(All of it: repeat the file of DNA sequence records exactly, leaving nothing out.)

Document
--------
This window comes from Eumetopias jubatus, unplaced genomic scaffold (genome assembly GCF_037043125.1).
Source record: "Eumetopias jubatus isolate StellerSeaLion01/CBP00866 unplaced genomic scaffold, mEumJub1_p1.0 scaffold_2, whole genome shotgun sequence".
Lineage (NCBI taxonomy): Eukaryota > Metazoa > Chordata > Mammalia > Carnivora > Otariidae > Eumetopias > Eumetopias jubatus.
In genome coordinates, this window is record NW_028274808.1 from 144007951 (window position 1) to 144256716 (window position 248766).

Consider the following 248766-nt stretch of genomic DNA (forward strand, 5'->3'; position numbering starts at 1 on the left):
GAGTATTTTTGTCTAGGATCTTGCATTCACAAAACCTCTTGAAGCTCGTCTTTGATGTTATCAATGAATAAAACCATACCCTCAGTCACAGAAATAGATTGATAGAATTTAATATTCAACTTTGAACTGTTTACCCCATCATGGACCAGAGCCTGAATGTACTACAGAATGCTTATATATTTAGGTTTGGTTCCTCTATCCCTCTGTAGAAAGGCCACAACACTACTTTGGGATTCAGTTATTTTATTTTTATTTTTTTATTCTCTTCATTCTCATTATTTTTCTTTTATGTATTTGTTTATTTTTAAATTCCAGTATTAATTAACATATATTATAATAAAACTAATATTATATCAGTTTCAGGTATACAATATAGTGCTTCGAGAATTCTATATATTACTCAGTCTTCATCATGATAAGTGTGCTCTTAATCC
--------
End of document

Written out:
This window comes from Eumetopias jubatus, unplaced genomic scaffold (genome assembly GCF_037043125.1).
Source record: "Eumetopias jubatus isolate StellerSeaLion01/CBP00866 unplaced genomic scaffold, mEumJub1_p1.0 scaffold_2, whole genome shotgun sequence".
Lineage (NCBI taxonomy): Eukaryota > Metazoa > Chordata > Mammalia > Carnivora > Otariidae > Eumetopias > Eumetopias jubatus.
In genome coordinates, this window is record NW_028274808.1 from 144007951 (window position 1) to 144256716 (window position 248766).

Consider the following 248766-nt stretch of genomic DNA (forward strand, 5'->3'; position numbering starts at 1 on the left):
GAGTATTTTTGTCTAGGATCTTGCATTCACAAAACCTCTTGAAGCTCGTCTTTGATGTTATCAATGAATAAAACCATACCCTCAGTCACAGAAATAGATTGATAGAATTTAATATTCAACTTTGAACTGTTTACCCCATCATGGACCAGAGCCTGAATGTACTACAGAATGCTTATATATTTAGGTTTGGTTCCTCTATCCCTCTGTAGAAAGGCCACAACACTACTTTGGGATTCAGTTATTTTATTTTTATTTTTTTATTCTCTTCATTCTCATTATTTTTCTTTTATGTATTTGTTTATTTTTAAATTCCAGTATTAATTAACATATATTATAATAAAACTAATATTATATCAGTTTCAGGTATACAATATAGTGCTTCGAGAATTCTATATATTACTCAGTCTTCATCATGATAAGTGTGCTCTTAATCC